According to another version of the story, Poseidon, the Greek god of the sea, was besotted by goddess of the stars and began to pursue her as well. Finally, she transformed herself into the island originally called Ortygia, meaning ‘quail’ in Greek. This island was eventually renamed ‘Delos’.

Asteria, as Delos the floating island, continued to move around the Aegean sea, which was an uninviting, barren place, nearly impossible for anyone to inhabit. This however, changed when Asteria’s sister Leto arrived at the island.

A modern look Asteria Goddess
Asteria Greek Goddess of the Stars. See it here.

Leto and the Island of Delos

In the meantime, Leto had been seduced by Zeus, and soon became pregnant with his child. In a fit of jealousy and rage, Zeus’ wife Hera placed a curse on Leto so that she would be unable to give birth anywhere on land or at sea. The only place where she could deliver her child was Delos, the floating island.

Although Delos (or Asteria) was ready to help her sister, she came to know of a prophecy according to which Leto would give birth to a son who would grow up to be highly powerful. This made Delos afraid that her future nephew would destroy the island because of its ugly, barren state. However, Leto promised that the island would be revered for all eternity if she were allowed to give birth to her children there. Delos agreed and Leto gave birth to twins, Apollo and Artemis, upon the island.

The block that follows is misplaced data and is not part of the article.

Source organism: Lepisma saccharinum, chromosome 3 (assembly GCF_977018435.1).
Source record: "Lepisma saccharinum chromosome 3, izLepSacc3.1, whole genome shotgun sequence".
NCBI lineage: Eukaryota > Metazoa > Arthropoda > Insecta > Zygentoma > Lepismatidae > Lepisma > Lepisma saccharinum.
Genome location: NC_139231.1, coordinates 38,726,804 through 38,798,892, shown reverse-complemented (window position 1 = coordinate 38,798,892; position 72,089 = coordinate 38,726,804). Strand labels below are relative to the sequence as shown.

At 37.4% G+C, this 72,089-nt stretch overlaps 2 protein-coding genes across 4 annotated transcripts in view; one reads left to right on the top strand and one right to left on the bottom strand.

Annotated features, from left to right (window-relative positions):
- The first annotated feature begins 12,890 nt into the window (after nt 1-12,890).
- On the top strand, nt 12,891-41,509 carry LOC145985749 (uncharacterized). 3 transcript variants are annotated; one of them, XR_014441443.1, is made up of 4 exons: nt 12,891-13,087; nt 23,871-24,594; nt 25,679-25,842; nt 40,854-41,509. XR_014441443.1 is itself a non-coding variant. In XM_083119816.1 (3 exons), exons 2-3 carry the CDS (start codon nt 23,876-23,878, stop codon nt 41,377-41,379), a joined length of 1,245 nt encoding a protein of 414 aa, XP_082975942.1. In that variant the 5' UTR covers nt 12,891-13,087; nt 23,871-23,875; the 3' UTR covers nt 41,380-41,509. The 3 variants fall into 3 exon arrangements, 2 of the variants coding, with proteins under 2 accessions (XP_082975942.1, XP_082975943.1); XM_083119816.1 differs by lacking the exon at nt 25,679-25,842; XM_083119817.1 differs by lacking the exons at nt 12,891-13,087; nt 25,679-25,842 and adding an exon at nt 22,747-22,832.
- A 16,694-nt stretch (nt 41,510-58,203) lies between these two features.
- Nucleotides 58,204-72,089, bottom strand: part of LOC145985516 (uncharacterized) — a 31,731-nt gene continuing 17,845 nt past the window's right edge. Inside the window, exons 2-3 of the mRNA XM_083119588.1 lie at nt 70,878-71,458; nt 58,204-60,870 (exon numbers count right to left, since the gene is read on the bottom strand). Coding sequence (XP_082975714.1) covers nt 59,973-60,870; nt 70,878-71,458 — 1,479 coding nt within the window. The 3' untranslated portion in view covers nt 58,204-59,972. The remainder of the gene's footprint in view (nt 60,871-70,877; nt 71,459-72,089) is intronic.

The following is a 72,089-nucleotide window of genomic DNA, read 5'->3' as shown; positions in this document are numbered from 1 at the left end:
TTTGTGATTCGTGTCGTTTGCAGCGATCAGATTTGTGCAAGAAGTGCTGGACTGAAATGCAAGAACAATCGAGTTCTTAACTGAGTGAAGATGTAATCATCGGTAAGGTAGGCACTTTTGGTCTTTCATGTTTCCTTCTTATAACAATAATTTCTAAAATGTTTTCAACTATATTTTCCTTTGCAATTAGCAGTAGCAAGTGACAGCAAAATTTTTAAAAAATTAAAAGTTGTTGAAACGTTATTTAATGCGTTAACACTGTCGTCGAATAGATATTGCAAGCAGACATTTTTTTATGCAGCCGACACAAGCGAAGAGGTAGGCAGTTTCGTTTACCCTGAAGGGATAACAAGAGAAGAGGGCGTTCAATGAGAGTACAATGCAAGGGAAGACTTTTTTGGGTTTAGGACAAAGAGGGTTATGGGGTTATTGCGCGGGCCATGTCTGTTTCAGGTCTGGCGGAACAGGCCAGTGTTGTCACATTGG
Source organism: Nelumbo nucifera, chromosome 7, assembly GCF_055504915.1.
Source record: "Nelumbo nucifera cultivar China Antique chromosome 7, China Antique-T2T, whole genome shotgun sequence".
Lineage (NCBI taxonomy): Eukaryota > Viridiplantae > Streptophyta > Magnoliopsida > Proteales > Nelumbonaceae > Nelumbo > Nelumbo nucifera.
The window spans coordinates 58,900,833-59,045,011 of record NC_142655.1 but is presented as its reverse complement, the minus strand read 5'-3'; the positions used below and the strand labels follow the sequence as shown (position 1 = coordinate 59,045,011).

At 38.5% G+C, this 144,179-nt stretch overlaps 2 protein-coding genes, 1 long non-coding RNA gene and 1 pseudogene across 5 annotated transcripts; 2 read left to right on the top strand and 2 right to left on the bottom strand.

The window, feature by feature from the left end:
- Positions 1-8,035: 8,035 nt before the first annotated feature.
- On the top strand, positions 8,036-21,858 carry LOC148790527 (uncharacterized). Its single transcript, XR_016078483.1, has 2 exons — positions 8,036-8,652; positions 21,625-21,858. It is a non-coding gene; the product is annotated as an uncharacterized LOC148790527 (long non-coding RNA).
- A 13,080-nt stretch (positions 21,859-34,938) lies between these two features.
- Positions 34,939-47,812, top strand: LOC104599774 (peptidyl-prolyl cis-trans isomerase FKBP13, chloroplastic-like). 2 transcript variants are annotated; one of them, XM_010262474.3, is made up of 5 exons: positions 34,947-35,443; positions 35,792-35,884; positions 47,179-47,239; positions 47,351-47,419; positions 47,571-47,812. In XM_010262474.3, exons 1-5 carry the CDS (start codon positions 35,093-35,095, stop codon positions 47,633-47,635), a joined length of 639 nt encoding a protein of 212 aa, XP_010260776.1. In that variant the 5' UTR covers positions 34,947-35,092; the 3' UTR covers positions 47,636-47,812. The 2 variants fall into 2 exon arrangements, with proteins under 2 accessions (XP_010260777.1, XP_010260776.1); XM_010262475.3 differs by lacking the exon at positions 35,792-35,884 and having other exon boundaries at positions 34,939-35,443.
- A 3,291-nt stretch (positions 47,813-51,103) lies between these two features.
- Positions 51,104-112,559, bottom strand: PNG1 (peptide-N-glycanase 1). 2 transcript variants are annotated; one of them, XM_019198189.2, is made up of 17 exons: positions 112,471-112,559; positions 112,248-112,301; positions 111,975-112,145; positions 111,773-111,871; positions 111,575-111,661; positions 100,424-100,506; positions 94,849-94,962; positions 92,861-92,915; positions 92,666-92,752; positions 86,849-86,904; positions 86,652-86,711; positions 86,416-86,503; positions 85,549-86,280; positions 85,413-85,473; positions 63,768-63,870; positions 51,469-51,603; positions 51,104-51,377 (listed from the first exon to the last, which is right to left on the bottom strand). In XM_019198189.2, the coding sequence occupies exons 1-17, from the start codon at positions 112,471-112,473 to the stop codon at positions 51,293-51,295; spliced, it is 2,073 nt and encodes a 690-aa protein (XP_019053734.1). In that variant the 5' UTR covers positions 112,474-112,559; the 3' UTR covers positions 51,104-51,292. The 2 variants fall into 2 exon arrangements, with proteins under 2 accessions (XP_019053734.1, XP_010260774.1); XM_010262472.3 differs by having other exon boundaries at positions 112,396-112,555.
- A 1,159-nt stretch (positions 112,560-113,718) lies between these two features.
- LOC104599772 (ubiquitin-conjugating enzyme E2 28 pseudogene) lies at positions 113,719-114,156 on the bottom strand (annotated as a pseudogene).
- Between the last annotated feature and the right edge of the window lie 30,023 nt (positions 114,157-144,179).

As soon as Leto’s children were born, Delos became attached to the sea bed by strong pillars, rooting the island firmly in one place. Delos no longer wandered the seas as the floating island and as a result, it began to flourish. As Leto had promised, Delos became a sacred island for Asteria, Leto, Apollo and Artemis.

In some versions of the story, it was Apollo who helped Asteria transform into the island of Delos in order to escape from Zeus. Apollo also rooted the island to the floor of the sea so that it would be immovable.  

Worship of Asteria

One of the main places dedicated to the worship of the goddess of stars was the island of Delos. Here, it was said that the oracle of dreams could be found. The ancient Greeks worshipped her by honoring her presence with starry and dark blue crystals.

Some sources say that Asteria was a goddess of dream oracles, worshipped as the goddess Brizo, the personification of slumber. Brizo was also well-known as the protector of sailors, fishermen and mariners. The women of ancient Greece often sent out offerings of food to the goddess in small boats. 

In Brief

Although Asteria was one of the lesser known deities, she played an important role in Greek mythology with her powers of necromancy, divination and astrology. Many believe that whenever there’s a shooting star in the sky, it’s a gift from Asteria, the goddess of the falling stars.

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Dani Rhys
Dani Rhys

Dani Rhys has worked as a writer and editor for over 15 years. She holds a Masters degree in Linguistics and Education, and has also studied Political Science, Ancient History and Literature. She has a wide range of interests ranging from ancient cultures and mythology to Harry Potter and gardening. She works as the chief editor of Symbol Sage but also takes the time to write on topics that interest her.